Testimony In Arpaio Racial Profiling Trial Is Over, But Debate To Continue

By Jude Joffe-Block
August 03, 2012

Photo by Al Macias
Maricopa County Sheriff Joe Arpaio speaks to the media at the Tent City jail the day after testimony in the civil trial concluded.

PHOENIX -- After almost five years of litigation, seven days of trial and testimony from 25 witnesses, the end of the class action discrimination suit against Maricopa County Sheriff Joe Arpaio finally seems to be within sight.

The attorneys will file two sets of closing briefs on Aug. 9 and Aug. 16. Then it will be up to U.S. District Judge Murray Snow to decide if sheriff's deputies had a practice of racially profiling Latinos. But this isn't the only suit challenging Arpaio's tactics.

The U.S. Department of Justice filed a separate lawsuit in May that made even broader accusations of civil rights violations. It is before U.S. District Judge Roslyn Silver.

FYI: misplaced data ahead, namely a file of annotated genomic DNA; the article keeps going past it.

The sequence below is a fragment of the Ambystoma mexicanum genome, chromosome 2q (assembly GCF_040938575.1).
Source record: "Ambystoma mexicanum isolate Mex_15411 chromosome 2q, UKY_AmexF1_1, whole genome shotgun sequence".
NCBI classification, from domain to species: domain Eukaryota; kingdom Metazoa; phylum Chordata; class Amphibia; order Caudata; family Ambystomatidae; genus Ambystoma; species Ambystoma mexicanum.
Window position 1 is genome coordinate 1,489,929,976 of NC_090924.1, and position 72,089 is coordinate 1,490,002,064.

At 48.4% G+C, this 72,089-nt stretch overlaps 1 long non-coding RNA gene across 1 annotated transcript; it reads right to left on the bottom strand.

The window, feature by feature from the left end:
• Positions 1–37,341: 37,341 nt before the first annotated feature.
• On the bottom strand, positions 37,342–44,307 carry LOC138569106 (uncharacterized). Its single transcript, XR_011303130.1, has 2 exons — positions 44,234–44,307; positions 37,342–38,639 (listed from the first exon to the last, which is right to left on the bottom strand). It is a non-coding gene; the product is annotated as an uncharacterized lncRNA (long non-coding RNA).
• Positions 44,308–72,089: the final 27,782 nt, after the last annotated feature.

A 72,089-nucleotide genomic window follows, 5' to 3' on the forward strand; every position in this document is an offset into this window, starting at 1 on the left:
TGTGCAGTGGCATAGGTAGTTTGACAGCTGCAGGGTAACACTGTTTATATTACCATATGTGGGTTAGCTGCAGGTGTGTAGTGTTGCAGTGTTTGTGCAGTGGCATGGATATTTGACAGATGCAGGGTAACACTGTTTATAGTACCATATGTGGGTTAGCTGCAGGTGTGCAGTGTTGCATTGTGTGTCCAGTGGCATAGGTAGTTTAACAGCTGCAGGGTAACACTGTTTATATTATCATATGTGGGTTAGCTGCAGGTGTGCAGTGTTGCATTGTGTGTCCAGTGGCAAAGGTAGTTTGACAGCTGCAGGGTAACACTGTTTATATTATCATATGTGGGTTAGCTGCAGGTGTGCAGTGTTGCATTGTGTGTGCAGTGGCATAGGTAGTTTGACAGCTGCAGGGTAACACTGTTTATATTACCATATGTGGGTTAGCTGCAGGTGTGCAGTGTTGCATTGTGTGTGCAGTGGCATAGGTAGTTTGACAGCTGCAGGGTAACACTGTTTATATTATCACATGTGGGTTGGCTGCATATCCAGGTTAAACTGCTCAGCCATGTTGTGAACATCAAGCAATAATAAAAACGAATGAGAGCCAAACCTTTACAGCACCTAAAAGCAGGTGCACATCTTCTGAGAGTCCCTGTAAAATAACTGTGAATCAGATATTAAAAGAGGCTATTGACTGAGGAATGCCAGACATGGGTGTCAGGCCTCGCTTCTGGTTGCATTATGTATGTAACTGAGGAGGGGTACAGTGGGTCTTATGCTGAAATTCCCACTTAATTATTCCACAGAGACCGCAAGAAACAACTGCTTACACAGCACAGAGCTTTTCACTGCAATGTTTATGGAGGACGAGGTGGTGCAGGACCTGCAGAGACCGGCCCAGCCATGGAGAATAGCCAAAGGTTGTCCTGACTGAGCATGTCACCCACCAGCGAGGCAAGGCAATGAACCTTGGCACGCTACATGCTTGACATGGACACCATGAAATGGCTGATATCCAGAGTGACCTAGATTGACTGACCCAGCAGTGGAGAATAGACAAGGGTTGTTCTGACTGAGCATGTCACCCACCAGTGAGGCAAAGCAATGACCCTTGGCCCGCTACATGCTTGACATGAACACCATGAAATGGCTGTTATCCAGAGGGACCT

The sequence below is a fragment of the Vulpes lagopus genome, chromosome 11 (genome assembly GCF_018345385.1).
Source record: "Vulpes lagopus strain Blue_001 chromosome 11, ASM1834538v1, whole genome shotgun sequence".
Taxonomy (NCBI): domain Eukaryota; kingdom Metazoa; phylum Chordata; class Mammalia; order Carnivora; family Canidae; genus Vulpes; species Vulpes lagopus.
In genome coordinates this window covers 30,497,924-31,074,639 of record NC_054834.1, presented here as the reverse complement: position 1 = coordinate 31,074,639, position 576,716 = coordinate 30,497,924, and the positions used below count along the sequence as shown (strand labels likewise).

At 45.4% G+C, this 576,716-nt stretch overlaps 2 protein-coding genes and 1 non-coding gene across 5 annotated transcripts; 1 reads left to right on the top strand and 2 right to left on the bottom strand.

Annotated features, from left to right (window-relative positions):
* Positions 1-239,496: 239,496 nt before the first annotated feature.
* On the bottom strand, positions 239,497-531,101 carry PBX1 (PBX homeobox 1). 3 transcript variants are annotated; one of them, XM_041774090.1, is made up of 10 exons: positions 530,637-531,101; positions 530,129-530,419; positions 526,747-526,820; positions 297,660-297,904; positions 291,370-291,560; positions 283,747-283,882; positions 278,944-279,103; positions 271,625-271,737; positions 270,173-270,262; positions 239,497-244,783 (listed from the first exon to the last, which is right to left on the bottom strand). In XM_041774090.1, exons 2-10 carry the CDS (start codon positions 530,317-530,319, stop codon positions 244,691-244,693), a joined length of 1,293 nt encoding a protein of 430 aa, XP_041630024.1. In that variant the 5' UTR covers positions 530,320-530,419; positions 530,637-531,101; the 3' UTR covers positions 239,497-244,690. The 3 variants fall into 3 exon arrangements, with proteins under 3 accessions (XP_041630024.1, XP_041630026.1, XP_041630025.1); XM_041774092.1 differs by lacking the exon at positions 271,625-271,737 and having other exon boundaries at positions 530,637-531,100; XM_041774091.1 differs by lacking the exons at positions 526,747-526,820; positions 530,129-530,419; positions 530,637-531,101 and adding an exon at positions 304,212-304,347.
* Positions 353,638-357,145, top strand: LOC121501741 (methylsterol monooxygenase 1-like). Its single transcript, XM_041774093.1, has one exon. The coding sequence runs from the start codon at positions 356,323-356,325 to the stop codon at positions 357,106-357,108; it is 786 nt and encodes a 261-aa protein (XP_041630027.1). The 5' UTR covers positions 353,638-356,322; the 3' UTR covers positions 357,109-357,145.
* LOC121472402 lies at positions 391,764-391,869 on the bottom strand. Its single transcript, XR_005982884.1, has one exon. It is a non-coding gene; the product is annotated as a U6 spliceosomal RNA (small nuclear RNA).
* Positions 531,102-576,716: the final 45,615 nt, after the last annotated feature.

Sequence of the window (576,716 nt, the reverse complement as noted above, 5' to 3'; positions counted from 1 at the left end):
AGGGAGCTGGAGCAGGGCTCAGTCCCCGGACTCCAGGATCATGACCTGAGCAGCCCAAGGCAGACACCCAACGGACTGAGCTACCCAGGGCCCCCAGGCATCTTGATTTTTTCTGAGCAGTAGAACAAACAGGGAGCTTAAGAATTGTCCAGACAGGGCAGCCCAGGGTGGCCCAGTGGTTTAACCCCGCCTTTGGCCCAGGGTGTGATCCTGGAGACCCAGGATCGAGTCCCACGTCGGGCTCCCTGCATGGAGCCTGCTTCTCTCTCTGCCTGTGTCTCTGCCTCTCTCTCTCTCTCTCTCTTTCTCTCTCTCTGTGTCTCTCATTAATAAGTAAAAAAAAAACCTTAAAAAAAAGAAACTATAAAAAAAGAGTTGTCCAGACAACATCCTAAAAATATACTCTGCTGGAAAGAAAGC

UC Davis Law School Dean Kevin Johnson said the fact that this class action case will be decided first is likely to give the DOJ an advantage in their suit.

"The government has a roadmap of what the defense could be to the claims that they are engaging in a pattern and practice of racial profiling," Johnson said.

And if Snow rules in favor of the plaintiffs in this case, Johnson said that finding can be used by the federal government in its own lawsuit.

Snow said in court on Thursday that he could not say how long it would take him to issue a ruling.

Meanwhile, a portion of this case is already being appealed. Before the trial, the judge made a preliminary ruling that MCSO officers could not detain people based solely on the suspicion that they are undocumented immigrants.

Lawyers for the sheriff's office are appealing that decision, and it is scheduled to go before the Ninth Circuit Court of Appeals in San Francisco next month.